Wednesday, February 12, 2014

Immigration Groups Done Playing Nice with House Republicans

As noted a number of times on this blog, the base of the Republican party has increasingly controlled by racists and white supremacists (many of whom are Christofascists as well for good measure) and as a result Congressional Republicans simply lack the spine to enact any of the much needed reforms to America's broken immigration system.  Belatedly, immigration reform groups have finally realized that paying nice with cowards and bigots doesn't get one very far.  As a result, as Politico is reporting, this groups are going to stop playing nice, especially with House Republicans.  It is noteworthy that even the typically morally bankrupt Conference of Catholic Bishops is demanding that Republicans embrace immigration reform. Here are some story highlights:
Immigration reform advocates are done playing nice with House Republicans. After holding their fire for years at the urging of the Obama administration, several immigration reform groups now plan to unleash their anger at the right.

A new, more aggressive campaign kicks off Tuesday, when these groups say they will begin confronting Republican lawmakers at public appearances, congressional hearings and events back in home districts. The goal: Shame Republicans in swing districts into taking up the issue — or make them pay at the ballot box in November.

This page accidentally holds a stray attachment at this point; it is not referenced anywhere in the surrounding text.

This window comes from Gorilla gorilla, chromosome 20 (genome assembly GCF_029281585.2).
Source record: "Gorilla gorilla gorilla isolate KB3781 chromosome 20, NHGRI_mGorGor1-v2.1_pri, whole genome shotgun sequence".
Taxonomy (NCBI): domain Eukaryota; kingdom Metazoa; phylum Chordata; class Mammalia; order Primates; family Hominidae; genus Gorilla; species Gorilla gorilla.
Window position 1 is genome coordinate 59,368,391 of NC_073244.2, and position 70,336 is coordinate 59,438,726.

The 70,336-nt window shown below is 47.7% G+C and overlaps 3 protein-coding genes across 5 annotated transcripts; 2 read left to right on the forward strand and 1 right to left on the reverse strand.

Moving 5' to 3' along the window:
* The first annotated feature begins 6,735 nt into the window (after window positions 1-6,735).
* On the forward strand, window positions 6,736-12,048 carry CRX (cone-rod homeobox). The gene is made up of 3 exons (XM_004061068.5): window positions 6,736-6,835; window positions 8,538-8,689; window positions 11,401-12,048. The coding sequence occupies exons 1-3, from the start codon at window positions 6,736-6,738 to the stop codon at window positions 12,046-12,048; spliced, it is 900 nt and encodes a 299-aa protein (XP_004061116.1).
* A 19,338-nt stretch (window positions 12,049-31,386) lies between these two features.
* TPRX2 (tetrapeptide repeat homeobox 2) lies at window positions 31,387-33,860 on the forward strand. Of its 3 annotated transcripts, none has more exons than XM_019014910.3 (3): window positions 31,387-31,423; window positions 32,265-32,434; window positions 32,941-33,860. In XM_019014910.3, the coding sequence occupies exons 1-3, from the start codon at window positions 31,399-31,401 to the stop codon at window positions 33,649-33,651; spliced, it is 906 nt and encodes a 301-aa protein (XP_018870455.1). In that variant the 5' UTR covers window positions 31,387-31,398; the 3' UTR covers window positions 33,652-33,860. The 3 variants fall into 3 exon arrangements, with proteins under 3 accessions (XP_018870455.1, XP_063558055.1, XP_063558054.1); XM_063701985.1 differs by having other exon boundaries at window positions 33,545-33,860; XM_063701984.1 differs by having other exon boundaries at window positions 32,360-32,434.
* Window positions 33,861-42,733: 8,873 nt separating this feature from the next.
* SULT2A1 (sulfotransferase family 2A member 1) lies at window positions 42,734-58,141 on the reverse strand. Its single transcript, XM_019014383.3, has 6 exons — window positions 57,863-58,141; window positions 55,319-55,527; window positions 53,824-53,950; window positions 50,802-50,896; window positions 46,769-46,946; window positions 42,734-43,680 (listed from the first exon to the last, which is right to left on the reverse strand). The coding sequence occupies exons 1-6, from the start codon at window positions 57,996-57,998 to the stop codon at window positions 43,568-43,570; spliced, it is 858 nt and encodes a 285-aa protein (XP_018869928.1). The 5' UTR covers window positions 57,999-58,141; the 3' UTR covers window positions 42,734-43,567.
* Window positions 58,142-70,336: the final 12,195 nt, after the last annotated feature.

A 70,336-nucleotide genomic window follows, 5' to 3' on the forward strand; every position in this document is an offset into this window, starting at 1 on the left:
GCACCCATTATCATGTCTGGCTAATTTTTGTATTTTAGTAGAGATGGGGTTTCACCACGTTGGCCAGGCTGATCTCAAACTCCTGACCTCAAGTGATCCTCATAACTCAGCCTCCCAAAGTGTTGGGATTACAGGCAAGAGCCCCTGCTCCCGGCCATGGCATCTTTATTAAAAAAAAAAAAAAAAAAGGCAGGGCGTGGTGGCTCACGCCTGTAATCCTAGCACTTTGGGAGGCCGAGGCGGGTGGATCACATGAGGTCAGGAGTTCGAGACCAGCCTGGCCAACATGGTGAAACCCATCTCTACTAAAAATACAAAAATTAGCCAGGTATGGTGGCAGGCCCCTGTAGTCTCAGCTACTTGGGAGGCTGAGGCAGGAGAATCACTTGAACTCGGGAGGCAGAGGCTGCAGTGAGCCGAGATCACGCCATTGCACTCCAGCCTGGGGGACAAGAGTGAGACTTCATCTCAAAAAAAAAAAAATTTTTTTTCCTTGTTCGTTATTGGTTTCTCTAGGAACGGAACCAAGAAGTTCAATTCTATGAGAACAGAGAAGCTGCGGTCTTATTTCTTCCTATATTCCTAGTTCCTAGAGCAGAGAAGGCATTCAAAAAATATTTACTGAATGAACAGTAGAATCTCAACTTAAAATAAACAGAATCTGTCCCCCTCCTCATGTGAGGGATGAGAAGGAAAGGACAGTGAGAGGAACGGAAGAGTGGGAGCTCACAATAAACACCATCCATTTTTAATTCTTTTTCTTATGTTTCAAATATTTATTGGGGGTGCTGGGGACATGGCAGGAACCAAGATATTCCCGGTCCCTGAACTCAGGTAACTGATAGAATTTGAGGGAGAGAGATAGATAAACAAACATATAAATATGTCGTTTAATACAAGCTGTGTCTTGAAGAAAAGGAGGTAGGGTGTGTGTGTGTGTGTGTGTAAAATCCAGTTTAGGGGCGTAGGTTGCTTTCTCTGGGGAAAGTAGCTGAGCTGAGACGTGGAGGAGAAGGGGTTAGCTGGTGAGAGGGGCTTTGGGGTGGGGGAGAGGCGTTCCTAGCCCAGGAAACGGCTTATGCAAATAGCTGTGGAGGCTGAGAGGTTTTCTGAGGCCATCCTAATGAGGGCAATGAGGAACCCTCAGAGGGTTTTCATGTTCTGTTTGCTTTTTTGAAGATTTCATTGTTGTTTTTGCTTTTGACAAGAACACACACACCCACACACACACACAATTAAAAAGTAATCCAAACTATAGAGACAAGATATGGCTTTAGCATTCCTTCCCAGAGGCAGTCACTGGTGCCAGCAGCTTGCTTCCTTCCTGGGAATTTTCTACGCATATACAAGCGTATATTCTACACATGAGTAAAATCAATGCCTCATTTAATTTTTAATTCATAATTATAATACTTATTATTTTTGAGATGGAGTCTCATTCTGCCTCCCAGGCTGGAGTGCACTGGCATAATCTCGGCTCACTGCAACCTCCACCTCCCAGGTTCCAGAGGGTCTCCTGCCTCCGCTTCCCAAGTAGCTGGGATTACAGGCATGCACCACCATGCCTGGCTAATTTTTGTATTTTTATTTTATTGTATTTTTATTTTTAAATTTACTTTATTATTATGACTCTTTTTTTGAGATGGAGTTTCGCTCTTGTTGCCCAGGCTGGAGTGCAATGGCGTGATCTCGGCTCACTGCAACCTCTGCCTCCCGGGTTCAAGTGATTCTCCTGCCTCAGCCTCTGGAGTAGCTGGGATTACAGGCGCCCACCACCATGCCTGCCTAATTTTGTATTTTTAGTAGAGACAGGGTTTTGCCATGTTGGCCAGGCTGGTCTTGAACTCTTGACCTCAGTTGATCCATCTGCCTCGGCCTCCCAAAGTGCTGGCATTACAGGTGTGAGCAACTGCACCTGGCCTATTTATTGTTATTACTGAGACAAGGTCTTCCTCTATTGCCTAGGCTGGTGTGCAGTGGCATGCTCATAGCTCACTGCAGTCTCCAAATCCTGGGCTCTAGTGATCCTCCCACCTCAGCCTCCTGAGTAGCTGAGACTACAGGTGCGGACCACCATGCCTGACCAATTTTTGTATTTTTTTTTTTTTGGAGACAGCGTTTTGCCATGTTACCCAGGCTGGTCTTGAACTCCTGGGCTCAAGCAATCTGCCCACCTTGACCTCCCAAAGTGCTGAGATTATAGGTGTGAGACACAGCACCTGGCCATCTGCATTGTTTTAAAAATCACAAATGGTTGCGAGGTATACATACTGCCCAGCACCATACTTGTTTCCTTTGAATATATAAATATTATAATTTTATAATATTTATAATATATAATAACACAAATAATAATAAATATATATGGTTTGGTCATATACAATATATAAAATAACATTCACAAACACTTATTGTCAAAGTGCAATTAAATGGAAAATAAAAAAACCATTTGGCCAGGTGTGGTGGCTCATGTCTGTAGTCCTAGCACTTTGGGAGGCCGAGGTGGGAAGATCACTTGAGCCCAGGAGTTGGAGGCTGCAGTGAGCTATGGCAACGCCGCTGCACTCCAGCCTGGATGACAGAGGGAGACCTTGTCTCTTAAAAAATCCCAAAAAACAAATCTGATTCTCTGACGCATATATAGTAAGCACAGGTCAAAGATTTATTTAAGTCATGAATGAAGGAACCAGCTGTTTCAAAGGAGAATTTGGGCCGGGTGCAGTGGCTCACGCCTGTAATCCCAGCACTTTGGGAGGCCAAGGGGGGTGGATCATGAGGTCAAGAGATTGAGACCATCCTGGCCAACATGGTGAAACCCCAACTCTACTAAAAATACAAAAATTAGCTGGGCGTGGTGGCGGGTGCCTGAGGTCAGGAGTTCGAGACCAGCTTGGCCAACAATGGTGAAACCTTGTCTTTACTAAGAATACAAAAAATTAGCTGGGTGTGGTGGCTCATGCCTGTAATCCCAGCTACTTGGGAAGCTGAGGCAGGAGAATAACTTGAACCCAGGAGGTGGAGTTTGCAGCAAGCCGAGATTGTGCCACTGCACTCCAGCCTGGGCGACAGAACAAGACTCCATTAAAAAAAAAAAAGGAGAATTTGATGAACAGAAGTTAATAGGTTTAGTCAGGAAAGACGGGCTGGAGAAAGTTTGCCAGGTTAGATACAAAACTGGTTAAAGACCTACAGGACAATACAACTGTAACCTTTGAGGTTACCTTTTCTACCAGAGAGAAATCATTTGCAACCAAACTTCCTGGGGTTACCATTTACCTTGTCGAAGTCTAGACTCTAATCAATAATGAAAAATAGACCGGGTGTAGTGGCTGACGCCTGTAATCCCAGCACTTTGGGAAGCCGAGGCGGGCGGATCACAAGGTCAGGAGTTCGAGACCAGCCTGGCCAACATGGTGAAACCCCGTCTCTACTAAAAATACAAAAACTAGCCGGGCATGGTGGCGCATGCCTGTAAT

It’s unclear if the strategy will truly damage Republicans with their constituents. Or worse, whether it might backfire and oust some of the movement’s best potential allies across the aisle.

Still, the groups believe it’s time to try something new. The movement embraced a distinctly positive message when Barack Obama took office in 2009 and stuck with it publicly even until last month, when the groups applauded House Republican leaders for releasing a set of immigration reform principles at a GOP winter retreat.

But things changed last week when Speaker John Boehner (R-Ohio) and Senate Minority Leader Mitch McConnell (R-Ky.) dashed hopes that a major immigration overhaul could happen this year — leaving immigration groups to say enough is enough.
The groups also plan to target House Republicans in swing districts with a wide section of Latino voters — even if they’ve expressed support for immigration reform before. That means that lawmakers such as Rep. Jeff Denham (R-Calif.), who has gone as far as to sign onto a Democratic-backed comprehensive bill, aren’t safe from the wrath of the pro-reform groups.

“We’re not going to go away,” added Kevin Appleby, director of migration policy for the U.S. Conference of Catholic Bishops. “The speaker’s comments were a reality check that we have to redouble our efforts. We need to translate the overwhelming support of the American public for this into public power, and I think it would be a mistake to let Congress — and especially the House — off the hook.”

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